Silver Creeks reply is about the best you'll get without writing volumes. And to add to what he said, there are many books that cover the subject, depending on what you're fishing for & where.
From a tying perspective, it's easier to just start with trying to identify what might be available in the waters you're fishing, or intend to be fishing, and tie accordingly. For example, there is likely something already written, that will tell you the possible insects & other prey in your area. State natural resources websites, as well as sites from local colleges & such may have some such information.
The next step would be to spend some time on the water observing & possibly collecting some of what you find, and then identifying what you find, and tying to imitate it. A simple search once you've identified a prey species will usually give a multitude of already established fly patterns to choose from.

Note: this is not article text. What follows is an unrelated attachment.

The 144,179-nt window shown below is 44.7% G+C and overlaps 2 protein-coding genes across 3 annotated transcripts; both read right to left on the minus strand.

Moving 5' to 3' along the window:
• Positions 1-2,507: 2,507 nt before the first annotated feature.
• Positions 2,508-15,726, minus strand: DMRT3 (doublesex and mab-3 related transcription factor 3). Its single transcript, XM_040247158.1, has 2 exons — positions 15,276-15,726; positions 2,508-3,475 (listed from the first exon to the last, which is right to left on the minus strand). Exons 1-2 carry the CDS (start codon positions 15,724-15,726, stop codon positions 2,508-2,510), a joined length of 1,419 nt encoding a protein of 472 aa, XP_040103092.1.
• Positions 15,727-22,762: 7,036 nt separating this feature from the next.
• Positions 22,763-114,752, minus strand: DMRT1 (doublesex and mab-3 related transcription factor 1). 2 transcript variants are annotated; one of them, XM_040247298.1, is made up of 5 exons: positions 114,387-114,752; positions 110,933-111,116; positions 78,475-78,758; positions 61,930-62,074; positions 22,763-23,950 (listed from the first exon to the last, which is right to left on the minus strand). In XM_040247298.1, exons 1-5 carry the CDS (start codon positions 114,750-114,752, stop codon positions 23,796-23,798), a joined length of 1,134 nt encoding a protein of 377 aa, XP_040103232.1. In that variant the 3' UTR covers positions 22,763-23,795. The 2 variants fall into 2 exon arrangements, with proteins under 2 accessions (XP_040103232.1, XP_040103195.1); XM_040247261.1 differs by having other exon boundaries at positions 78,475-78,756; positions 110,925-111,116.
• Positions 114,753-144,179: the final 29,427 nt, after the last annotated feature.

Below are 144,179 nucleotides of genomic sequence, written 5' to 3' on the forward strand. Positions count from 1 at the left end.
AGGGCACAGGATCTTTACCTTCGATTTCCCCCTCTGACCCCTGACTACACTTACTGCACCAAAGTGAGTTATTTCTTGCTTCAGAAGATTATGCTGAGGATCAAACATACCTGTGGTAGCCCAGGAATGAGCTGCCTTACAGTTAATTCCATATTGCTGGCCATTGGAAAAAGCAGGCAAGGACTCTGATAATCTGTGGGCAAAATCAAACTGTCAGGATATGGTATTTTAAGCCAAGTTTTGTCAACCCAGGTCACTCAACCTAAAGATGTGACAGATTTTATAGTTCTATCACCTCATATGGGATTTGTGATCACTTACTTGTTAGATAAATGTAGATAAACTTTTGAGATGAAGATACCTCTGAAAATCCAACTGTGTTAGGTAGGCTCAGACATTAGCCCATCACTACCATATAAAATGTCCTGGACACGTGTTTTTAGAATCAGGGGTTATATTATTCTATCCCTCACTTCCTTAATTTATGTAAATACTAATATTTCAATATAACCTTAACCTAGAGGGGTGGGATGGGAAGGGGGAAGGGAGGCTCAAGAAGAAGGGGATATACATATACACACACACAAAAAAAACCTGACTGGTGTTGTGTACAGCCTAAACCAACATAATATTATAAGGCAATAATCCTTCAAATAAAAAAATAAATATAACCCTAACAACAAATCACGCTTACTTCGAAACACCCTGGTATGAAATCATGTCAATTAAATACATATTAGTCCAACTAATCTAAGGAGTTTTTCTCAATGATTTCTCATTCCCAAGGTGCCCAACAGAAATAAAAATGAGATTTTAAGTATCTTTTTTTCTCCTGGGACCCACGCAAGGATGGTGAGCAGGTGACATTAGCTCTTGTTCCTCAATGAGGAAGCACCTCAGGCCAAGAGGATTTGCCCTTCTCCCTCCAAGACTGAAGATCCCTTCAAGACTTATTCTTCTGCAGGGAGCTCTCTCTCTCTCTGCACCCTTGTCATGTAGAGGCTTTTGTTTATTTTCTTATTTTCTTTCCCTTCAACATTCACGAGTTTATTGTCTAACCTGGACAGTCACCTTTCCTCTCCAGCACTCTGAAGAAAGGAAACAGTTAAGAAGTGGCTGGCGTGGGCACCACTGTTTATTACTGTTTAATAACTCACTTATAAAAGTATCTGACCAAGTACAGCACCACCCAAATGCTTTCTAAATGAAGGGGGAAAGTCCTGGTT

This can be done for any type of water, from rivers & streams to lakes & ponds, to the ocean & estuaries.
As far as "fly" types, used to be simple, it was dry flies, wet flies, nymphs, streamers, terrestrials and bass bugs or poppers, and attractors and flies for many species would fall into one or sometimes two of these categories. Now, there are so many materials to use, that there is quite a bit of overlap. Plus, within each category there are numerous sub categories which often identify a specific life cycle stage of the specimen in question particularly with regard to insects.
Like Silver said, there have been books written on it! His suggestion would be an excellent place to start!